Jerry Hansen, Managing Partner

 

Smart work beats talent any day of the week. You could be the most talented worker in a room but if you don’t use metrics to work smarter, your efforts are likely to be falling short or taking much more effort than they should. Working smart, knowing what you need to do and actually doing it is the key.

As a business, one of our goals is to align our process with proven best practices to create positive results.

Really, the data and training are relatively easy to come by. We’ve invested heavily in technology that gives us great (more importantly, usable) data. Our training is consistent yet flexible enough to accommodate changes in the market and applicable technology. The real challenge is not knowing what makes us better, but doing it.

Metrics.

We know that if we are consistently hitting our personal metrics good things happen. Managing your personal metrics on a daily basis is paramount to your success at work. Knowing that, how do we make sure we are collectively inputting that crucial information into our system daily to create an environment for that success?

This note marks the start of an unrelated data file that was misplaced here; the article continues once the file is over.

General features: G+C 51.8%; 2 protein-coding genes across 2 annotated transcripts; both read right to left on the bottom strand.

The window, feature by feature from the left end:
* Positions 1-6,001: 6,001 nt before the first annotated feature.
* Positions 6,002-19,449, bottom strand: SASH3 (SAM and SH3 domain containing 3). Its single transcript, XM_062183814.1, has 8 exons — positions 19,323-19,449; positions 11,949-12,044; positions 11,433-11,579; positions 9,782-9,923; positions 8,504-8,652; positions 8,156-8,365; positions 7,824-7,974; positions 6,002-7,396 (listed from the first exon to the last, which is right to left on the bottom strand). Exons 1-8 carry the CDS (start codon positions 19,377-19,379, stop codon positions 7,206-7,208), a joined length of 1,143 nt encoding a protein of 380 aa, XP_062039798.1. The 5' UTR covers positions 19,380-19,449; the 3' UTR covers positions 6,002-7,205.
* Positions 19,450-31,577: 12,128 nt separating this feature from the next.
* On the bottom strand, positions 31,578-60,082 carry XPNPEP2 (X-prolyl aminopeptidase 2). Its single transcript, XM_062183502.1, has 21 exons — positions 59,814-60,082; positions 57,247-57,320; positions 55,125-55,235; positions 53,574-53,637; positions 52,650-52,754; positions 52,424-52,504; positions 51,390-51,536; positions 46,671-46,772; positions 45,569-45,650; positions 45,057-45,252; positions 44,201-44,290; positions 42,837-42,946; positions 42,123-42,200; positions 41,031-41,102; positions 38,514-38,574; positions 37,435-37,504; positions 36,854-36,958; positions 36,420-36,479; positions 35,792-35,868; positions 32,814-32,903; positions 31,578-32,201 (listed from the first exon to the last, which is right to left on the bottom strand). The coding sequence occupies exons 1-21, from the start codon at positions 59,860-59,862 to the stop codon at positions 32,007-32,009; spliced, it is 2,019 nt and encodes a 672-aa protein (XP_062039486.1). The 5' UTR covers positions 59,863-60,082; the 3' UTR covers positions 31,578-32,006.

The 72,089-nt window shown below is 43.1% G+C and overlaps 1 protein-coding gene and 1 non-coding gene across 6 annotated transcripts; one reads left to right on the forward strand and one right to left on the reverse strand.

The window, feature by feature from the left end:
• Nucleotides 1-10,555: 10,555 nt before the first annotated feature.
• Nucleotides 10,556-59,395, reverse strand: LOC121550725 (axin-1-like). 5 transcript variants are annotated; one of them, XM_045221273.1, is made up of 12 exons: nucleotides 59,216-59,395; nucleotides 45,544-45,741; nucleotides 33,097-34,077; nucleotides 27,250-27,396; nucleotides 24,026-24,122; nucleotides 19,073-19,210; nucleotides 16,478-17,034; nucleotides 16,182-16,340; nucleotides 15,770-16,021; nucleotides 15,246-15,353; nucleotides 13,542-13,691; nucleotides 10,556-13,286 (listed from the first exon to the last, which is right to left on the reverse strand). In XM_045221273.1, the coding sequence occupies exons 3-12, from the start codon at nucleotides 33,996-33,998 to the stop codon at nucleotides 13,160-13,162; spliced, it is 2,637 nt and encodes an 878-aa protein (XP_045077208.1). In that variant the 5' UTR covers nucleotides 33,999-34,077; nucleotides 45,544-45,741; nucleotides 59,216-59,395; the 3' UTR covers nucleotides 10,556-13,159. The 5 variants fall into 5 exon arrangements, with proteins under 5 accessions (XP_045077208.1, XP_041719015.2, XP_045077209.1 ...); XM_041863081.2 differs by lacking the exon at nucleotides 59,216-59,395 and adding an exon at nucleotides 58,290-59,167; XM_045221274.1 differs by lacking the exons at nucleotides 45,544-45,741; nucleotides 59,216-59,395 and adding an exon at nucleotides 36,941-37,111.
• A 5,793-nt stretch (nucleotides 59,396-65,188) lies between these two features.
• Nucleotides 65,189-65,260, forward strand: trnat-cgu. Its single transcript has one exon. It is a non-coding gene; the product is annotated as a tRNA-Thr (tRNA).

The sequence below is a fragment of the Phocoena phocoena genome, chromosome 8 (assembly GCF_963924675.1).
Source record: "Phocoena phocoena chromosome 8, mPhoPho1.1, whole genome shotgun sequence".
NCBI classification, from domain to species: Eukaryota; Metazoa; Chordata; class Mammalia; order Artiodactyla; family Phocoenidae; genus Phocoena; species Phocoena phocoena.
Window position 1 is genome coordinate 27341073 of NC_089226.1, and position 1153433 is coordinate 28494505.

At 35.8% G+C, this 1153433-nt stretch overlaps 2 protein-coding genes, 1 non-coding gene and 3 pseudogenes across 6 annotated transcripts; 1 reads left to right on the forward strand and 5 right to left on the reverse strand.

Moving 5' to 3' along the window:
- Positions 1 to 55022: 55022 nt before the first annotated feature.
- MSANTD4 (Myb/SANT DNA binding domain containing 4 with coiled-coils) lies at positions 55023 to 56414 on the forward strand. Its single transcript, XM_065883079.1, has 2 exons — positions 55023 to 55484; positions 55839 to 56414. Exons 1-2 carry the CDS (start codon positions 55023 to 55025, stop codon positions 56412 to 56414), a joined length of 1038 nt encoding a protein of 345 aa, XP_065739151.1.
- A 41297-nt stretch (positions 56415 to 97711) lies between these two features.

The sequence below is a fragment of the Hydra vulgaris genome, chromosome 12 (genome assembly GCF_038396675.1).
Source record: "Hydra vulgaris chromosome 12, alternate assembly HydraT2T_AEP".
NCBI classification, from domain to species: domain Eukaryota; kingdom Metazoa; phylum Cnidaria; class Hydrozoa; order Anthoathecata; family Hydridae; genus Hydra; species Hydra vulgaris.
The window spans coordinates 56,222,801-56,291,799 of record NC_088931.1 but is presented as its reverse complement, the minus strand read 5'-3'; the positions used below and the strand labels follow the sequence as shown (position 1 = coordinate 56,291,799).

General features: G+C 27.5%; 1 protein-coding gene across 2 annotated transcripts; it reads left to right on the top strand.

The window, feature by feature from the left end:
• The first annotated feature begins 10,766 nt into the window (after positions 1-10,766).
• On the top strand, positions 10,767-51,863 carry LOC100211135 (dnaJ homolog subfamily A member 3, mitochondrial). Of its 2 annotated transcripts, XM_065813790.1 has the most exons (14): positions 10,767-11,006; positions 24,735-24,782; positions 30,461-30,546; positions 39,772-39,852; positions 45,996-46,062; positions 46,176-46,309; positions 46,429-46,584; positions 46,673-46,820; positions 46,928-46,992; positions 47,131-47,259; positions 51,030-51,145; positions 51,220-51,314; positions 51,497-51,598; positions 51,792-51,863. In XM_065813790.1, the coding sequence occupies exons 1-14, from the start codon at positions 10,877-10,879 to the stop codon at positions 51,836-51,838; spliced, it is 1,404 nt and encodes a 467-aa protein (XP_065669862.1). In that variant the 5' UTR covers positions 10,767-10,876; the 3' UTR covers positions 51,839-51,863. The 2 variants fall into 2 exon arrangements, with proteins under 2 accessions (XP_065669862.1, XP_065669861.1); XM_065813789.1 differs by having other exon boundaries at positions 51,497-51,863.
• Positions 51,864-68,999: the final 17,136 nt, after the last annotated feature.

Being personally accountable for your data.

Set aside 20 minutes at the end of your day to “clean up” your information and reflect on your day. The next morning review what you accomplished the previous day through your ATS reporting.

On a weekly basis meet with a team leader to review the good, the bad and the ugly from the previous week. Over time this information will give a recruiter a very accurate idea of what they have to do to be successful.

Talking about training, outside of training.

A great training program is vital to the success of any recruiting firm. Ask peer-to-peer questions; how have you implemented this at your desk? What are some of the challenges you are facing with this new practice or approach? Listening to each other and holding each other accountable in subsequent training meetings.

Impromptu “experience share” meetings have also greatly improved the adoption of best practices. These “experience share” meetings include wins and losses, how training helped, what we are having success with in real time and what are we struggling with in real time. Rewarding early adopters of training and best practices is also a way to get others to buy in.

Bridging the “knowing and doing gap” creates clarity around the team’s collective vision and goals. It allows people to work more efficiently, and creates accountability and mutual expectations.

The ultimate result is a driven, results-oriented team.